Planning through the Shared Use of Resources: A Case Study of DeKalb County, Georgia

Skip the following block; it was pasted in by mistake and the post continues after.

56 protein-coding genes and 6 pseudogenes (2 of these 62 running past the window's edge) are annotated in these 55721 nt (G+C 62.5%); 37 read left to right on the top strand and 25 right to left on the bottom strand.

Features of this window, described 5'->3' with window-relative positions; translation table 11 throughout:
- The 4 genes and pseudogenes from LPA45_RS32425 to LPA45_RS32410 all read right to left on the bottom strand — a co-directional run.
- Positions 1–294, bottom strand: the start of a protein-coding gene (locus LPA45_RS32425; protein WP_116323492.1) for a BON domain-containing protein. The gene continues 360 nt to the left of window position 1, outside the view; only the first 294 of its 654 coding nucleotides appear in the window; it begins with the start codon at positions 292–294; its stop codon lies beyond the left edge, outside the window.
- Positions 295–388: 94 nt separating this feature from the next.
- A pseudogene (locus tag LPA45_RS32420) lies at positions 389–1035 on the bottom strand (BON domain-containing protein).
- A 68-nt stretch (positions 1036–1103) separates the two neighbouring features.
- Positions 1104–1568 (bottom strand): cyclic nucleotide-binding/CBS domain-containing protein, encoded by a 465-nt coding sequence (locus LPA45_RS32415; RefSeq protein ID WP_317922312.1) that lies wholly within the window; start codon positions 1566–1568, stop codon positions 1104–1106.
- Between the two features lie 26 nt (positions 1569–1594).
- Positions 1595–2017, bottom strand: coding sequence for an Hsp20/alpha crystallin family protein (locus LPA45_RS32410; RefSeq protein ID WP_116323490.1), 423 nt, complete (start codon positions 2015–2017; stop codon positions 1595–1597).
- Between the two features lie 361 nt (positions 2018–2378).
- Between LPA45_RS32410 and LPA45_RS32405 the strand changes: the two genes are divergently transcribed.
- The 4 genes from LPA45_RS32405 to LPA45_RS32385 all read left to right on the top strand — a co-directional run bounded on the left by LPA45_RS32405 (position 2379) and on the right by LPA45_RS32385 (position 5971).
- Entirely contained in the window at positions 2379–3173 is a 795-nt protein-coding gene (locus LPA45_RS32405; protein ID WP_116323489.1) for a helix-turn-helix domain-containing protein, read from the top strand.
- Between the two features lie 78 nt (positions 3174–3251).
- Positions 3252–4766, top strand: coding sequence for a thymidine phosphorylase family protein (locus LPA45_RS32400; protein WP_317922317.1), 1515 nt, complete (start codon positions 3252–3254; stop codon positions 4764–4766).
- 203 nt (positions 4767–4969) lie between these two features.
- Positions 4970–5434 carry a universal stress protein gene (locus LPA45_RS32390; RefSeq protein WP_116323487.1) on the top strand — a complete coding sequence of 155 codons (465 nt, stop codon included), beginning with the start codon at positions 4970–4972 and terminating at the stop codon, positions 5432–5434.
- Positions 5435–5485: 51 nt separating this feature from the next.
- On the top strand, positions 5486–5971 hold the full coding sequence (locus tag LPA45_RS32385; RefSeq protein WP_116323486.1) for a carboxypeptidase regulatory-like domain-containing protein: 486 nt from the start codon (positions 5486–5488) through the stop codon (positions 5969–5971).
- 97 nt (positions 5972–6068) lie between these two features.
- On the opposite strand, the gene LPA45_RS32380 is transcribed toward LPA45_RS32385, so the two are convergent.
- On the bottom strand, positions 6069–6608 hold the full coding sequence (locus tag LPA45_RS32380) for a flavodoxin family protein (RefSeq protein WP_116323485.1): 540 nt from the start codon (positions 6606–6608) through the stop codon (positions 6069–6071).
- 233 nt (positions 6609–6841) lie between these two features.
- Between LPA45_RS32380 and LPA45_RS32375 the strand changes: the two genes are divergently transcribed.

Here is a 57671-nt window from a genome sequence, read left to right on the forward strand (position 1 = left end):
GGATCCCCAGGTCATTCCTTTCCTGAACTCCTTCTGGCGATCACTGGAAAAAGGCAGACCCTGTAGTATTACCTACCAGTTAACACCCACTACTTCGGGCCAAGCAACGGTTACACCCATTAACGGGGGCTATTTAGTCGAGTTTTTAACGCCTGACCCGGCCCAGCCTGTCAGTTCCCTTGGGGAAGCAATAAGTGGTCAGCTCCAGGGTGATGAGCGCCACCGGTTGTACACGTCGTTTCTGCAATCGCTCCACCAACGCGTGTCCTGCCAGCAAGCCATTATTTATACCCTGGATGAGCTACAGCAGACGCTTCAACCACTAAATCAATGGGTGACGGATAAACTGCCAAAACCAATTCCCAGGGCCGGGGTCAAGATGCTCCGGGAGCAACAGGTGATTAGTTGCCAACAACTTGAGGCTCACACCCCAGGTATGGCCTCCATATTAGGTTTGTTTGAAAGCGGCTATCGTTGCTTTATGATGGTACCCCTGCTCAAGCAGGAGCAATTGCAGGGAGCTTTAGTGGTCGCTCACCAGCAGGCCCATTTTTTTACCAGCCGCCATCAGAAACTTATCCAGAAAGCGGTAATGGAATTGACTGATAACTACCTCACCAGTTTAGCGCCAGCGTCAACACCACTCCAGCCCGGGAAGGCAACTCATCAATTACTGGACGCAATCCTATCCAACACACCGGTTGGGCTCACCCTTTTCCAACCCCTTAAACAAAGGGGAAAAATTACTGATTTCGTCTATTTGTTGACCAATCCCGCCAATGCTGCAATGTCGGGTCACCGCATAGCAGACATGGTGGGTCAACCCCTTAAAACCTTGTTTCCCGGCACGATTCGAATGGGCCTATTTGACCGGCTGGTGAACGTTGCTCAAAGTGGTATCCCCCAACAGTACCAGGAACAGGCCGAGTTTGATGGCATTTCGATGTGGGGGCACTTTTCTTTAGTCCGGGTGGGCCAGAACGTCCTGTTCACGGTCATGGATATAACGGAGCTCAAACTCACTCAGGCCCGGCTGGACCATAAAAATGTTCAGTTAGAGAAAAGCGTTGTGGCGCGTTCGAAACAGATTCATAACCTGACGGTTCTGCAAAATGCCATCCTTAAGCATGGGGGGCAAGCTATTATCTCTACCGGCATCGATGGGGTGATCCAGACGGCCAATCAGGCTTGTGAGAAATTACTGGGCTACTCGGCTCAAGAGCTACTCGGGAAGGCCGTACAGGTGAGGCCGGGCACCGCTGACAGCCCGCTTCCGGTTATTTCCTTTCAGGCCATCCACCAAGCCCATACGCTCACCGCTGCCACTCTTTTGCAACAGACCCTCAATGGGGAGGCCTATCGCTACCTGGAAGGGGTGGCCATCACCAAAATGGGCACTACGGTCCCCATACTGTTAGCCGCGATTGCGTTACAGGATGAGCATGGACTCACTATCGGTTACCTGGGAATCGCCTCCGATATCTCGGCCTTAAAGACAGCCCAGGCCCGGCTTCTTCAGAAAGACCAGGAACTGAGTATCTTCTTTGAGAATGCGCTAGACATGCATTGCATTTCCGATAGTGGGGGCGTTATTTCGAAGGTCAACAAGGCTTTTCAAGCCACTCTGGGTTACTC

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In today's planning arena, schools are a critical, but often overlooked, piece in discussions about planning for healthy spaces. Schools are significant not only as educational institutions that serve students but also as substantial amenities that can be leveraged as community resources. One specific strategy by which schools can be deployed for such purposes is through shared use agreements, whereby schools and communities resolve, either through an informal or formal contract, to share the use of their facilities. Shared use agreements are an important strategy for both schools and communities to promote the efficient use of resources and to provide mutual benefits from public and private spaces that facilitate physical activity and improve health. Currently, many resources exist for schools to more effectively implement shared use. However, such resources are generally lacking for city governments and planning departments. As this study will demonstrate, these arenas are particularly important targets for initiating shared use, and the lack of advocacy and resources related to shared use in these arenas is particularly problematic. In DeKalb County, Georgia, such advocacy and resources are especially necessary considering the specific needs and context of the schools and communities in this district. Through an examination of the existing literature and a study of DeKalb County specifically, this paper makes a threefold argument, which follows that: 1) community-school partnerships that take advantage of shared use agreements can improve community health and well-being, 2) partnerships will be most effective if initiated by the county and city planning departments, and 3) because this practice is largely lacking in DeKalb County, it necessitates a context-specific resource to guide planners in more effective initiation and implementation.